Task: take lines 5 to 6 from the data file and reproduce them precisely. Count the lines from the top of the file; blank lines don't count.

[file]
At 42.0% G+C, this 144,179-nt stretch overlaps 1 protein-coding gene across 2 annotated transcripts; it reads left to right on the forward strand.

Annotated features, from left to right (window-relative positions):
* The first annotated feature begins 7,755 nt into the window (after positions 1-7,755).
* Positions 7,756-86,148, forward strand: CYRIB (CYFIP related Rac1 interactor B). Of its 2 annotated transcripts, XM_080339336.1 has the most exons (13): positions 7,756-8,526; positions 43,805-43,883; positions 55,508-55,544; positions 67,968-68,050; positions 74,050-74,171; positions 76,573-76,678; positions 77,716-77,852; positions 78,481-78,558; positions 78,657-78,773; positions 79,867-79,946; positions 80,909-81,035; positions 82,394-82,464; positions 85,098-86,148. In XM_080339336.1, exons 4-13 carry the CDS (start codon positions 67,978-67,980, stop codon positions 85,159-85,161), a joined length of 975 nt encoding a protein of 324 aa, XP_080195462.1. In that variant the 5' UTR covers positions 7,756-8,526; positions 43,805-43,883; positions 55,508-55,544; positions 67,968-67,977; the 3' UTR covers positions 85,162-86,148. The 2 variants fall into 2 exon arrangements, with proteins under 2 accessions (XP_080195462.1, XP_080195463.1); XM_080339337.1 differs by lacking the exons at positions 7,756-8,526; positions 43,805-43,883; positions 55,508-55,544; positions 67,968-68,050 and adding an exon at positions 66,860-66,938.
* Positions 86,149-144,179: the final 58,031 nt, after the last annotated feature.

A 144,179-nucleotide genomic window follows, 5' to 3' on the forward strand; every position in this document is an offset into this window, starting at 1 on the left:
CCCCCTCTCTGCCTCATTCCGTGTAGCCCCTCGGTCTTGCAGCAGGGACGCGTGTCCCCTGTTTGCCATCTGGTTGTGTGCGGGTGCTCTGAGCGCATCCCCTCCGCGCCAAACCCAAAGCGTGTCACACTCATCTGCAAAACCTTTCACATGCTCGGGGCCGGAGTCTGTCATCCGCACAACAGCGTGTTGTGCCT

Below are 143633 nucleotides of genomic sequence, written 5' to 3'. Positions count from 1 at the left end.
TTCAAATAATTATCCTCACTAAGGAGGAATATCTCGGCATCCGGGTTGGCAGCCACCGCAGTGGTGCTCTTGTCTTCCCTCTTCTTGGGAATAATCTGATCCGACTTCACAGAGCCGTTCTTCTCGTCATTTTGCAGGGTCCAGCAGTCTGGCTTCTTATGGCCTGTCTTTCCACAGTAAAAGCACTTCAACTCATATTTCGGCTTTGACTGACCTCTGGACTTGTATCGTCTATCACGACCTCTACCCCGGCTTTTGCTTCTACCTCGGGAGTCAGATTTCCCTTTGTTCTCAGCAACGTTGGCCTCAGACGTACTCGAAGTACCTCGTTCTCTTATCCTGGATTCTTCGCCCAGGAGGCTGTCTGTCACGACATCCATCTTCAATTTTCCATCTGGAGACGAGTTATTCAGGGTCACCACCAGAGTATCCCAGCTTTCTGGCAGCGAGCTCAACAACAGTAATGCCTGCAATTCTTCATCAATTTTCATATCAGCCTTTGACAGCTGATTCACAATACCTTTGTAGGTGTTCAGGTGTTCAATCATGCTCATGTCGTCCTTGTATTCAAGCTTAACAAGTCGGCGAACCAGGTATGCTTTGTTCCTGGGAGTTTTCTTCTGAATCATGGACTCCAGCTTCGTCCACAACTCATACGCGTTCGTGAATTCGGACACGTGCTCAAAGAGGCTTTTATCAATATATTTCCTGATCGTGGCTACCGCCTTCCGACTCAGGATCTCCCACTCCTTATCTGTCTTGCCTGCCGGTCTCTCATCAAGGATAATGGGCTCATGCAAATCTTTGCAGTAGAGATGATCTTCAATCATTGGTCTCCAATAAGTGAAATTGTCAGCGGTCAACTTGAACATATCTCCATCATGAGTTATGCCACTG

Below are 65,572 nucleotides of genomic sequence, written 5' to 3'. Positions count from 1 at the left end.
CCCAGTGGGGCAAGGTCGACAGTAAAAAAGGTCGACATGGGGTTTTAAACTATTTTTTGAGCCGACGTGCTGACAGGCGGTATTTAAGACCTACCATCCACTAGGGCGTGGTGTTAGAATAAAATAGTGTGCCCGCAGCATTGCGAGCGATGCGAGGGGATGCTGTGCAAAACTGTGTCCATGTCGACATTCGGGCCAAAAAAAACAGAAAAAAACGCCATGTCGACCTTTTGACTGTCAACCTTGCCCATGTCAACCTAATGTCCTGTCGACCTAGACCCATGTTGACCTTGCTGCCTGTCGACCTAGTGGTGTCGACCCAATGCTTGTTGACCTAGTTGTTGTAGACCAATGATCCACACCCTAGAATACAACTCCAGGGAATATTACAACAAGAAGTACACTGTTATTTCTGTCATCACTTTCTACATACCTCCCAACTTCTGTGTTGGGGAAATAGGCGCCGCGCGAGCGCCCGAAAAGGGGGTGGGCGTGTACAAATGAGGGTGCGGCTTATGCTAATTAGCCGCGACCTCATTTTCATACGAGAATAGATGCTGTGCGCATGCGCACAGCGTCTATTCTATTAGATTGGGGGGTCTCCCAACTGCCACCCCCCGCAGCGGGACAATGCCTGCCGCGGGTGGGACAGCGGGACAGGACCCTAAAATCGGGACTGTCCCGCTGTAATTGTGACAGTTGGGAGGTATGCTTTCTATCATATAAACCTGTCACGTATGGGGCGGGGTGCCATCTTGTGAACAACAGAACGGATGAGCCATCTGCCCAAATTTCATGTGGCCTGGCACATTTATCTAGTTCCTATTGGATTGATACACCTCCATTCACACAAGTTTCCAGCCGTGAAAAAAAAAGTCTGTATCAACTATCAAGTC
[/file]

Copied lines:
* Positions 86,149-144,179: the final 58,031 nt, after the last annotated feature.

A 144,179-nucleotide genomic window follows, 5' to 3' on the forward strand; every position in this document is an offset into this window, starting at 1 on the left: